1) This word has become more restricted in meaning over the centuries, and for many people now it signifies those parts of a butchered animal which remain when the carcass has been dressed, i.e. the kidneys, heart, tongue and liver.
It is said to have passed into English from the Dutch afval, literally the ‘off-fall’, that which has fallen off, and its wide range of early meanings included wood or leather that was not of the first quality: 1547 all the topes, loppes, barkkes and offall, South Crosland
1577 certen old planks and other offall of wood 6s 8d, Beverley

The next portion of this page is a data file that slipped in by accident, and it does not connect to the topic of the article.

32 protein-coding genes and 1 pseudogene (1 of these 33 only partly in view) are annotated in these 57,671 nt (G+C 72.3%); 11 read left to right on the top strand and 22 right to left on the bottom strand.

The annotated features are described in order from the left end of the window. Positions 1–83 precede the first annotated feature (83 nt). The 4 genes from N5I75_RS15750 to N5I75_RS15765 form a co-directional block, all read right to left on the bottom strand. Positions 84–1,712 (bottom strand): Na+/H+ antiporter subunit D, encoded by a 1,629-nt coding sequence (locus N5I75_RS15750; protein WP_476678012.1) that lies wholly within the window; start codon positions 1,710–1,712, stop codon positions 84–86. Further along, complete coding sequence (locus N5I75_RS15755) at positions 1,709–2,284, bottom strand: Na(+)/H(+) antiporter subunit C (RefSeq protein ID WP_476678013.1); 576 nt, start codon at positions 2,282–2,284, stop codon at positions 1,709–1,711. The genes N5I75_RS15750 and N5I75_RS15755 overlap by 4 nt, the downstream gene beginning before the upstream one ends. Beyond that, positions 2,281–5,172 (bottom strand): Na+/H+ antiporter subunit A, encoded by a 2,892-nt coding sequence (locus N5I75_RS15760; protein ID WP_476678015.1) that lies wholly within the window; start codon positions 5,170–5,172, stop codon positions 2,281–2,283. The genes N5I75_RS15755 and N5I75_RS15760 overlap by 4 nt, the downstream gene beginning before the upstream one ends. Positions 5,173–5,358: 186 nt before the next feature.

1580 and also the offall of all the said trees, viz so much … as wilbe no tymbre, Thurstonland. It was also a term in the fish trade, used of inferior or low-priced fish, not prime fish such as haddock, plaice and whiting: 1396 v last viml allecis bonć et iii last viiml de offall, Whitby. In the tanning industry, the word was used of inferior leather: 1622 Item, dry ouffel lether, Cottingley. A shoemaker called Stephen Embley of Slaidburn died in 1719, and the inventory of his goods included items In the shop such as leather curried ... sole leather and Offall leather. This was defined in a Quarter Sessions document of 1736 as pieces of leather called offolds of cows’ hides ... the least useful scraps . A tannery in Keldgate, Beverley which specialised in the early 1900s in the processing of bellies and shoulders was known locally as the Offal Yard. The meaning was not ‘waste’ or ‘superfluous’, but simply ‘not of the first quality’, for in every early instance the offal was being put to good use. That was still the case in Henry Best’s advice on bee-keeping in 1642: he recommended that after the honey had been extracted, water should be put into a tub - for every hive 3 gallons of water, for every hive’s offell will serve to sweeten 3 gallons, Elmswell. Presumably the ‘offal’ in this case referred to bits of the comb that had broken off as the honey was being extracted. The liquid would then be used to make mead.